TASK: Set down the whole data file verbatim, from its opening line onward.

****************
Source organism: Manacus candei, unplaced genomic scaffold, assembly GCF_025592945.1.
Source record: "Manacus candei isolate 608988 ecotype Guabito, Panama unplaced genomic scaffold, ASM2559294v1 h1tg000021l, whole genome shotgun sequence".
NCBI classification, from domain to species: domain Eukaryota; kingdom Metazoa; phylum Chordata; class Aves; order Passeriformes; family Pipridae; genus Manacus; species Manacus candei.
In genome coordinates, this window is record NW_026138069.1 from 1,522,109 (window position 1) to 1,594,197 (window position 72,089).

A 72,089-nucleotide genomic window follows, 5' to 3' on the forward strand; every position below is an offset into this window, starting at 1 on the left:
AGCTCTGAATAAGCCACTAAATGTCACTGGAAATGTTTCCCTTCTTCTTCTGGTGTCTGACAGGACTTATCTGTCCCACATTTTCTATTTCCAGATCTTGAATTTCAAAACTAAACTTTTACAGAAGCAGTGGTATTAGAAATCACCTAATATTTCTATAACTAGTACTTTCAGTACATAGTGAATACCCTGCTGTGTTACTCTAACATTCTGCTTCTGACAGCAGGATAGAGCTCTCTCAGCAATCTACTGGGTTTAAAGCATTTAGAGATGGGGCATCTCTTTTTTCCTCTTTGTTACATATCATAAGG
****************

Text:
Source organism: Manacus candei, unplaced genomic scaffold, assembly GCF_025592945.1.
Source record: "Manacus candei isolate 608988 ecotype Guabito, Panama unplaced genomic scaffold, ASM2559294v1 h1tg000021l, whole genome shotgun sequence".
NCBI classification, from domain to species: domain Eukaryota; kingdom Metazoa; phylum Chordata; class Aves; order Passeriformes; family Pipridae; genus Manacus; species Manacus candei.
In genome coordinates, this window is record NW_026138069.1 from 1,522,109 (window position 1) to 1,594,197 (window position 72,089).

A 72,089-nucleotide genomic window follows, 5' to 3' on the forward strand; every position below is an offset into this window, starting at 1 on the left:
AGCTCTGAATAAGCCACTAAATGTCACTGGAAATGTTTCCCTTCTTCTTCTGGTGTCTGACAGGACTTATCTGTCCCACATTTTCTATTTCCAGATCTTGAATTTCAAAACTAAACTTTTACAGAAGCAGTGGTATTAGAAATCACCTAATATTTCTATAACTAGTACTTTCAGTACATAGTGAATACCCTGCTGTGTTACTCTAACATTCTGCTTCTGACAGCAGGATAGAGCTCTCTCAGCAATCTACTGGGTTTAAAGCATTTAGAGATGGGGCATCTCTTTTTTCCTCTTTGTTACATATCATAAGG